BEIJING • China expects smoggy skies this week and on the first day of Chinese New Year, just two weeks after the latest bout of severe air pollution engulfed northern parts of the country.
Worsening pollution will engulf four northern Chinese provinces, including Hebei province which surrounds Beijing, from yesterday through to Thursday, said China's National Environment Monitoring Centre.
It issued the warning late on Sunday via its official WeChat account.
After a slight respite on Friday, the air quality is predicted to deteriorate again on Saturday, the first day of the Chinese New Year, with moderate to high levels of air pollution and patches of severe smog across the region.
Hundreds of millions of people are criss-crossing China to visit family and friends over the festive period, with the government predicting nearly three billion trips.
A railway official has warned that prolonged periods of smog might disrupt rail services during the annual Spring Festival travel rush.
Efforts to clean up the skies in the industrial heartland are being thwarted by the coal-burning industry and indoor heating, which increases during China's winter months.
Reduced industry and traffic during the festive period should help keep the pollution levels down, but fireworks and firecrackers could push levels higher by one or two grades in certain localities, the monitoring centre said.
To combat an explosion of smog from fireworks, the authorities in Beijing have limited sales to a handful of licensed sellers; central Henan province has banned their use in all cities and towns; and Hebei's Baoding city is threatening to detain anyone setting off fireworks outside of the four days of celebrations.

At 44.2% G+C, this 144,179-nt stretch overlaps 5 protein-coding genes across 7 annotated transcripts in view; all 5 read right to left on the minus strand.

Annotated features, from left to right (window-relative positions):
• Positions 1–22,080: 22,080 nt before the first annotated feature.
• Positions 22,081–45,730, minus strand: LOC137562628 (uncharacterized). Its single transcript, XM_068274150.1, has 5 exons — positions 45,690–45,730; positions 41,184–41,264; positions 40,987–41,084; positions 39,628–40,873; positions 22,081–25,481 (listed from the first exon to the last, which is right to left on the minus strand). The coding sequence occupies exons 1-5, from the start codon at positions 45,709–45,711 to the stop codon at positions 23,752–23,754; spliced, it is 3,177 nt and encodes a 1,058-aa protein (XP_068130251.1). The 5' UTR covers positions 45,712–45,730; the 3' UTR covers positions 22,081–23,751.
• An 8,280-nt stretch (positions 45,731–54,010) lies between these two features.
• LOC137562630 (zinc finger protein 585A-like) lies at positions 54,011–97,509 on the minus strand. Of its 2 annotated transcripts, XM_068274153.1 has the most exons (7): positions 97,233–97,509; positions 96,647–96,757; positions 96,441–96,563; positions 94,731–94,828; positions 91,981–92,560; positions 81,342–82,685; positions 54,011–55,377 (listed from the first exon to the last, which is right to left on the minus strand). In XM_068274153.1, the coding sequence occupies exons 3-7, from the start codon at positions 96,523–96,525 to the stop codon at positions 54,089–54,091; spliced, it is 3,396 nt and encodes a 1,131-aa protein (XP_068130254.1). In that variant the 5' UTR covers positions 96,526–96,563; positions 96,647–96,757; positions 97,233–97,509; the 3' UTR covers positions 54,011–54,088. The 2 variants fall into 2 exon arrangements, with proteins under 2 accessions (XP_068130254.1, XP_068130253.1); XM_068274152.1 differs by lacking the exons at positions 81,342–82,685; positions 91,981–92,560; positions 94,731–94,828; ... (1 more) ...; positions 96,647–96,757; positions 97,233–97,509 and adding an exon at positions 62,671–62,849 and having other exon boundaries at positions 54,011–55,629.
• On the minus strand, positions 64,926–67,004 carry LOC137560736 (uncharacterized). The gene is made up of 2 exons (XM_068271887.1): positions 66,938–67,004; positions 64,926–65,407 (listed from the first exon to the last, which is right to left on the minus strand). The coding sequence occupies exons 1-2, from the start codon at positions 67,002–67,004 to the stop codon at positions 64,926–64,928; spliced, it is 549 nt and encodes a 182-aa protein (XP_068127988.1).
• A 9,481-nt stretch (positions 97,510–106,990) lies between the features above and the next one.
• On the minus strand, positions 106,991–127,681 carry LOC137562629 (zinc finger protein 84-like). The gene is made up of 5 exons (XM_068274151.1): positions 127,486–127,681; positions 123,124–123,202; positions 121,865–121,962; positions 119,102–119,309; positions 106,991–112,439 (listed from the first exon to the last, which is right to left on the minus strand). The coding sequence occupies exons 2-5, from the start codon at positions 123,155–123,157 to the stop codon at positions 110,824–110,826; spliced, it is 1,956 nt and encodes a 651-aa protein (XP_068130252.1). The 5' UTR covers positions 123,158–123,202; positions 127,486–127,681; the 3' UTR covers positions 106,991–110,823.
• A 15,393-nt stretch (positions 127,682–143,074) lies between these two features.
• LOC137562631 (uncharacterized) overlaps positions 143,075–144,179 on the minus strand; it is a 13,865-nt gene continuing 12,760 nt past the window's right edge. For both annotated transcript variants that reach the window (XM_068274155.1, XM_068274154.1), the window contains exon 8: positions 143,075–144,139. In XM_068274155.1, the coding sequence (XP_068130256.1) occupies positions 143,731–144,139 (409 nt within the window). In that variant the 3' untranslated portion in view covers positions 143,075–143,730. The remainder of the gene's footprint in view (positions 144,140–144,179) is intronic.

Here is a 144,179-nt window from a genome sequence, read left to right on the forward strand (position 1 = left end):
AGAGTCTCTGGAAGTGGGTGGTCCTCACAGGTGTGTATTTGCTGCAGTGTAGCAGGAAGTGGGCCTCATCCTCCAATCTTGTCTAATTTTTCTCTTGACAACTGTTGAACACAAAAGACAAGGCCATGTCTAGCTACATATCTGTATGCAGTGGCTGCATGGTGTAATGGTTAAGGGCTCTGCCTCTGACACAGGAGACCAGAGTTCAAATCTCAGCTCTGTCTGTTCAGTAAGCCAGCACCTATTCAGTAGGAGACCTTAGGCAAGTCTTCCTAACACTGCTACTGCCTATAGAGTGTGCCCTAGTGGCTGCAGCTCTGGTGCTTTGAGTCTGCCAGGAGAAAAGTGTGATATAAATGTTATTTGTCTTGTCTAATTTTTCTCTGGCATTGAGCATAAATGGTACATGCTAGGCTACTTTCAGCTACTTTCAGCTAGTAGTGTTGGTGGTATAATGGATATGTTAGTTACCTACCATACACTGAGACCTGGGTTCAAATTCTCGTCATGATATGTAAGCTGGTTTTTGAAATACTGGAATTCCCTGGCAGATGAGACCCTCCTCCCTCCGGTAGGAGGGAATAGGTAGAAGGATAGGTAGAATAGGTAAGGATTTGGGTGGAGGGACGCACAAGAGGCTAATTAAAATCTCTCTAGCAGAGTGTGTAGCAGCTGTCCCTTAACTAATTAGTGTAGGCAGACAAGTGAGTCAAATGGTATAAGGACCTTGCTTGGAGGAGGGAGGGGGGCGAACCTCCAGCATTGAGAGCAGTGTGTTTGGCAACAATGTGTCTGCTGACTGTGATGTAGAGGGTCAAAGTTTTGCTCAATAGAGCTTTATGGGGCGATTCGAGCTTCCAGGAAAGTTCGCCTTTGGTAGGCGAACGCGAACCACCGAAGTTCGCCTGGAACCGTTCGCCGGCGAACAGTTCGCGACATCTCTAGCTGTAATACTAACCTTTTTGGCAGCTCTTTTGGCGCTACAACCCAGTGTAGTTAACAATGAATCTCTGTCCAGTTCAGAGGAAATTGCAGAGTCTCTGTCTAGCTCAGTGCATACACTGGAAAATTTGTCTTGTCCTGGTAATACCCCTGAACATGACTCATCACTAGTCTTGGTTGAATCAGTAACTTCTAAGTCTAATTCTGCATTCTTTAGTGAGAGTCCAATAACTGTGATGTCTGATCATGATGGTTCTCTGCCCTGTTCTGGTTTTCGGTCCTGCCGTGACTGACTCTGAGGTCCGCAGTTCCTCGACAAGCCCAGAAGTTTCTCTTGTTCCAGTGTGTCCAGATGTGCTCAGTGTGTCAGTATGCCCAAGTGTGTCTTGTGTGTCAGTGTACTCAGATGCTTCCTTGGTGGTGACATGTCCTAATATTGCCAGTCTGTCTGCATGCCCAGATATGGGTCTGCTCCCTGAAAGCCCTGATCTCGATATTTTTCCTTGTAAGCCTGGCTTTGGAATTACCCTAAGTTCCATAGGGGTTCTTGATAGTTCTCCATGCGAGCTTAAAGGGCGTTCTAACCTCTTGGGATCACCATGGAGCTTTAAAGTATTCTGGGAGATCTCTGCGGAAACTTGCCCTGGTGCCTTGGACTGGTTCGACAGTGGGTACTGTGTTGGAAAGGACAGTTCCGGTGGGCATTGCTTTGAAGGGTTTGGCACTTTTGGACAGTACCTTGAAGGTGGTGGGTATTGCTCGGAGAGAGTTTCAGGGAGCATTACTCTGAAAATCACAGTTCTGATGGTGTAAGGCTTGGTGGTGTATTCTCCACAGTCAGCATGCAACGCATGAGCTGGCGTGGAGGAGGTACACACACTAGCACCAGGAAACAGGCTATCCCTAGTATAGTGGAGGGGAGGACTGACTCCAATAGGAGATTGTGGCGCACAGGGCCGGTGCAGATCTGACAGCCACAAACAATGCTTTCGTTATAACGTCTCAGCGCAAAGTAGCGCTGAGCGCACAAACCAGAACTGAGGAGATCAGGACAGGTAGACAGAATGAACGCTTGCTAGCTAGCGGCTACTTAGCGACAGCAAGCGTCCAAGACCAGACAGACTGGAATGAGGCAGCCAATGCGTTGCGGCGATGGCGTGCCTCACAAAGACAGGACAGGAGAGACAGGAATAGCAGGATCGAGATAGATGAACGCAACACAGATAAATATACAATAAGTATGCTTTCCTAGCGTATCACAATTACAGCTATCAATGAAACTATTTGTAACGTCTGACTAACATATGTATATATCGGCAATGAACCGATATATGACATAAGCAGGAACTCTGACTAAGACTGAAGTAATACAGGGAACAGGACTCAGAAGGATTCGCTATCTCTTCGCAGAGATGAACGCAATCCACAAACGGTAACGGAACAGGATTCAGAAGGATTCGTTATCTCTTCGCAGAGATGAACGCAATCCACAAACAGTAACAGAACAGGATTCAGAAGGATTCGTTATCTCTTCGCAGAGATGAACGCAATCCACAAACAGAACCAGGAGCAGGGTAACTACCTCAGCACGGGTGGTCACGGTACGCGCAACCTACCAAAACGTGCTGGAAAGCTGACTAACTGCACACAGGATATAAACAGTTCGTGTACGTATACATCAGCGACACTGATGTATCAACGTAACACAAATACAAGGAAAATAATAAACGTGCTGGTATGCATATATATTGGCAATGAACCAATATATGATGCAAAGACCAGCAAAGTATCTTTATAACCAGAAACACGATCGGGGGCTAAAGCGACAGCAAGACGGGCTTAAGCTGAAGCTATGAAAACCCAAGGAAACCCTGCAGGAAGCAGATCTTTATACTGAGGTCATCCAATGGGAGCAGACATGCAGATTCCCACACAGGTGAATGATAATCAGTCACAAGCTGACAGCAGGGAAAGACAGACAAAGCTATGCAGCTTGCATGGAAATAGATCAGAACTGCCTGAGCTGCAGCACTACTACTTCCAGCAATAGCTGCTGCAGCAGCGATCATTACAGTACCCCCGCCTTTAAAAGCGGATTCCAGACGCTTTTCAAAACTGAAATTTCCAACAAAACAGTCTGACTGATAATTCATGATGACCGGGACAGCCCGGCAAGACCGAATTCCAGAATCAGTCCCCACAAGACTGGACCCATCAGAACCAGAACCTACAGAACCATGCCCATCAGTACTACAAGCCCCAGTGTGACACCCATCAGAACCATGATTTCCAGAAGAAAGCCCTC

Air quality in north China remains "especially severe" and worse than the national average, with only 60 per cent of all days being considered good quality last year, compared with a national level of 78.8 per cent, the Ministry of Environmental Protection (MEP) said at a work report press conference last Friday.
Premier Li Keqiang has pledged to wage war on air pollution, and a goal of more than 80 per cent good air days in major cities by 2020 has been written into China's latest five-year plan.
Good air days in China are when concentrations of PM2.5, fine particulate matter, are below 75 micrograms per cubic m.
The World Health Organisation recommends an annual mean exposure to PM2.5 no greater than 10 micrograms per cubic m.
Nine of the 10 smoggiest Chinese cities last year were in northern China, and six of these were in Hebei, while the best-performing cities listed were all along the southern coast, including Shenzhen, Xiamen and Zhuhai, the MEP said.